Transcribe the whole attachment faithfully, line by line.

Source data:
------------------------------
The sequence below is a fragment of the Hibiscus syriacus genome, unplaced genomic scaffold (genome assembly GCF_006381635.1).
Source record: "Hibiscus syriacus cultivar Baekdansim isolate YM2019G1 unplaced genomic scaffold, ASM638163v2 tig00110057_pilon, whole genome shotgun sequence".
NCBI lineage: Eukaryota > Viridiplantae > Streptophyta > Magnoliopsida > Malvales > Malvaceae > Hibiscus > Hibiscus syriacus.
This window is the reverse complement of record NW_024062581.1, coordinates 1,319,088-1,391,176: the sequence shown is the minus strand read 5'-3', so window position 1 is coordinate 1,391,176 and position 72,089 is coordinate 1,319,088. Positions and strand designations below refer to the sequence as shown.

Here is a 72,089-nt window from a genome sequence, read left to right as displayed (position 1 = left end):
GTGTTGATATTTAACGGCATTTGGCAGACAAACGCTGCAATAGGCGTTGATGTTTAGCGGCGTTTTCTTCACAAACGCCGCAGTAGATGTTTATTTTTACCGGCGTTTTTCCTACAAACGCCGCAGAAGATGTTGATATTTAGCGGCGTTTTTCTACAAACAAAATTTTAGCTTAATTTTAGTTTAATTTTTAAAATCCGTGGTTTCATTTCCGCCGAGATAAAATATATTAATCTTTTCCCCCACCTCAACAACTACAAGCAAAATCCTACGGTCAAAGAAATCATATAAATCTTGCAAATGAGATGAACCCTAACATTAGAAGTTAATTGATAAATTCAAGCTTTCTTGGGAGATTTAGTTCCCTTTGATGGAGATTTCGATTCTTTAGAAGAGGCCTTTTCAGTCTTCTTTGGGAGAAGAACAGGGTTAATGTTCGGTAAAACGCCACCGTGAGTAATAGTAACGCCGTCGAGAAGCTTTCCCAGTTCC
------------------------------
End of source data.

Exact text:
The sequence below is a fragment of the Hibiscus syriacus genome, unplaced genomic scaffold (genome assembly GCF_006381635.1).
Source record: "Hibiscus syriacus cultivar Baekdansim isolate YM2019G1 unplaced genomic scaffold, ASM638163v2 tig00110057_pilon, whole genome shotgun sequence".
NCBI lineage: Eukaryota > Viridiplantae > Streptophyta > Magnoliopsida > Malvales > Malvaceae > Hibiscus > Hibiscus syriacus.
This window is the reverse complement of record NW_024062581.1, coordinates 1,319,088-1,391,176: the sequence shown is the minus strand read 5'-3', so window position 1 is coordinate 1,391,176 and position 72,089 is coordinate 1,319,088. Positions and strand designations below refer to the sequence as shown.

Here is a 72,089-nt window from a genome sequence, read left to right as displayed (position 1 = left end):
GTGTTGATATTTAACGGCATTTGGCAGACAAACGCTGCAATAGGCGTTGATGTTTAGCGGCGTTTTCTTCACAAACGCCGCAGTAGATGTTTATTTTTACCGGCGTTTTTCCTACAAACGCCGCAGAAGATGTTGATATTTAGCGGCGTTTTTCTACAAACAAAATTTTAGCTTAATTTTAGTTTAATTTTTAAAATCCGTGGTTTCATTTCCGCCGAGATAAAATATATTAATCTTTTCCCCCACCTCAACAACTACAAGCAAAATCCTACGGTCAAAGAAATCATATAAATCTTGCAAATGAGATGAACCCTAACATTAGAAGTTAATTGATAAATTCAAGCTTTCTTGGGAGATTTAGTTCCCTTTGATGGAGATTTCGATTCTTTAGAAGAGGCCTTTTCAGTCTTCTTTGGGAGAAGAACAGGGTTAATGTTCGGTAAAACGCCACCGTGAGTAATAGTAACGCCGTCGAGAAGCTTTCCCAGTTCC